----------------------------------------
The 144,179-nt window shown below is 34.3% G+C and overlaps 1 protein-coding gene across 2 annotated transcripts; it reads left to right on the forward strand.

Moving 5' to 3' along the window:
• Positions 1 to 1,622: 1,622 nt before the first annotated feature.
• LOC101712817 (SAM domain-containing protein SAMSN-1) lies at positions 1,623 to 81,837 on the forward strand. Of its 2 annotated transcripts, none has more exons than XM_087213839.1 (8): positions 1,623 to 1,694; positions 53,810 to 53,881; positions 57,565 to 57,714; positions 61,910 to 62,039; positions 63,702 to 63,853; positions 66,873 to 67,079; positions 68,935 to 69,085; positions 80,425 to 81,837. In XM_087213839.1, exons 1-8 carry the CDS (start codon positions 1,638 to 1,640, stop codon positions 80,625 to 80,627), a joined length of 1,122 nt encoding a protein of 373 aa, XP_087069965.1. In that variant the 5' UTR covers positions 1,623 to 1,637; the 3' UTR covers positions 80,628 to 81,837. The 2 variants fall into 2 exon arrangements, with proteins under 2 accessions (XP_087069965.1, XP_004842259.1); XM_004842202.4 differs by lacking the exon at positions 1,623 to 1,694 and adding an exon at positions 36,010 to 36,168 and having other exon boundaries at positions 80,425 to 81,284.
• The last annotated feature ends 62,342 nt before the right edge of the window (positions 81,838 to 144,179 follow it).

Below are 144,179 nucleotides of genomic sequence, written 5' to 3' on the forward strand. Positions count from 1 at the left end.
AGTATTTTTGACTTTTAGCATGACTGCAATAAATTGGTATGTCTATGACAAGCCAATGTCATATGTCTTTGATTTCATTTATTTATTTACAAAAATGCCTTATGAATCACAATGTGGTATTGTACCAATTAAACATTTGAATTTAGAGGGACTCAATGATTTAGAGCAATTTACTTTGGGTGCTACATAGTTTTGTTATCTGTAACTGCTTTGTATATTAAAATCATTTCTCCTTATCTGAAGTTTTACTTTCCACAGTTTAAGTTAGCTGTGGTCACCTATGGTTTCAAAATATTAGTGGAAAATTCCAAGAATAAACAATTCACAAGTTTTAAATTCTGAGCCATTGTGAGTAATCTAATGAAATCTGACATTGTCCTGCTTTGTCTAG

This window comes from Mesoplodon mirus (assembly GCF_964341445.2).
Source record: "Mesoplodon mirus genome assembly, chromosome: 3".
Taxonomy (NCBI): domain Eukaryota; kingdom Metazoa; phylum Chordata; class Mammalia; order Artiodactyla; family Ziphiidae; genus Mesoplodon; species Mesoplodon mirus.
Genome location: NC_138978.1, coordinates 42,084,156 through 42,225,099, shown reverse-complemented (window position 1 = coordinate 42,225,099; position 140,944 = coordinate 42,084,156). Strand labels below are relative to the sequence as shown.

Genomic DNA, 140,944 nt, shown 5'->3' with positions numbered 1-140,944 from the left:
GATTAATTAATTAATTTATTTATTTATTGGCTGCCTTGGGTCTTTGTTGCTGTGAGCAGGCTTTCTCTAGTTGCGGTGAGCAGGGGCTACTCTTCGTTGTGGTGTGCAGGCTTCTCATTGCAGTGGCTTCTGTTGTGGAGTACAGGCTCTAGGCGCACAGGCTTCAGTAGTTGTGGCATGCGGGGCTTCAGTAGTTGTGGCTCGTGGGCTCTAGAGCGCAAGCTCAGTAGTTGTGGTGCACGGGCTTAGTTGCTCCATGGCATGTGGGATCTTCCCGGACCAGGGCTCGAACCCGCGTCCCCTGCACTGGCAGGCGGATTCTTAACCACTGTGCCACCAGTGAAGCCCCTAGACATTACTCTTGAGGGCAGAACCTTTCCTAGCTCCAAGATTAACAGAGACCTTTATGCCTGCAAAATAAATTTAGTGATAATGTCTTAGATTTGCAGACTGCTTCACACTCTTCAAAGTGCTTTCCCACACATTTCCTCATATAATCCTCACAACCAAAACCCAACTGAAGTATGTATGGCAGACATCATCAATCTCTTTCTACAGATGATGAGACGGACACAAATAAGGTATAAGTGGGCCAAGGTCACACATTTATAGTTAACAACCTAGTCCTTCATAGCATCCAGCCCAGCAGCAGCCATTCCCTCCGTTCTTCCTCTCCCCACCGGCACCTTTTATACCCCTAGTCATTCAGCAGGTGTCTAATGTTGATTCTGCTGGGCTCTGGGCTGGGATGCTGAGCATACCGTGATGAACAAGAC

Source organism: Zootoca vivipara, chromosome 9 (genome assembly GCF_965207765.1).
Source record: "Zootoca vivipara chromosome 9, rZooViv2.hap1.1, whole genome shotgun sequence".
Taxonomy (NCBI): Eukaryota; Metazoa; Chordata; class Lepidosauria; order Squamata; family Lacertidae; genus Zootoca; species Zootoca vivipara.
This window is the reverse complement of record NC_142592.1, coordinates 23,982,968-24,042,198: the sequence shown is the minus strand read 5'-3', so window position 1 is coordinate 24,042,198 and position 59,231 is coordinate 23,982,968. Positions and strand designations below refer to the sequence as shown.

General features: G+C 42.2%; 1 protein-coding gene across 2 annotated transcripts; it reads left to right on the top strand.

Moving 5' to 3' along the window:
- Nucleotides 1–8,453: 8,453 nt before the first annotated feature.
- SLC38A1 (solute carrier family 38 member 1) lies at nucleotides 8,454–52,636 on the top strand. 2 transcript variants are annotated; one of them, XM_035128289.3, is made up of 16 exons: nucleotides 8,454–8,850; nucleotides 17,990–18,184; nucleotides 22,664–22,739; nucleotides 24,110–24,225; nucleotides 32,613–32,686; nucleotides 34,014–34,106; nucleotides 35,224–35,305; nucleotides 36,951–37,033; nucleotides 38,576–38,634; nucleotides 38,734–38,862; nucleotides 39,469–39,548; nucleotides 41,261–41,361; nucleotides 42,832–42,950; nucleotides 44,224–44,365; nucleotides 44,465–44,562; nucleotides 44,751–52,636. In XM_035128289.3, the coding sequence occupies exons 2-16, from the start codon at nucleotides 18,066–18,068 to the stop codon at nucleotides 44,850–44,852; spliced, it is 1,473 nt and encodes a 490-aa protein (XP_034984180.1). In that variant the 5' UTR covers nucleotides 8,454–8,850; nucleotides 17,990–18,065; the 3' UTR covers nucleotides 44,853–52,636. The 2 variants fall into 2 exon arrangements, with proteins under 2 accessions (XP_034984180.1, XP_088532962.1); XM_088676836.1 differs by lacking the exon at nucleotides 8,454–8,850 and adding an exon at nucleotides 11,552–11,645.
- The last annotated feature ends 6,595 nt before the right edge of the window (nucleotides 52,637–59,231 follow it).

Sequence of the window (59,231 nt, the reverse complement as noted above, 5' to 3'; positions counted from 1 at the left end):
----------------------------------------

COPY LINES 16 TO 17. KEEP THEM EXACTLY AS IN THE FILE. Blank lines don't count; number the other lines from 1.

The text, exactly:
Taxonomy (NCBI): Eukaryota; Metazoa; Chordata; class Lepidosauria; order Squamata; family Lacertidae; genus Zootoca; species Zootoca vivipara.
This window is the reverse complement of record NC_142592.1, coordinates 23,982,968-24,042,198: the sequence shown is the minus strand read 5'-3', so window position 1 is coordinate 24,042,198 and position 59,231 is coordinate 23,982,968. Positions and strand designations below refer to the sequence as shown.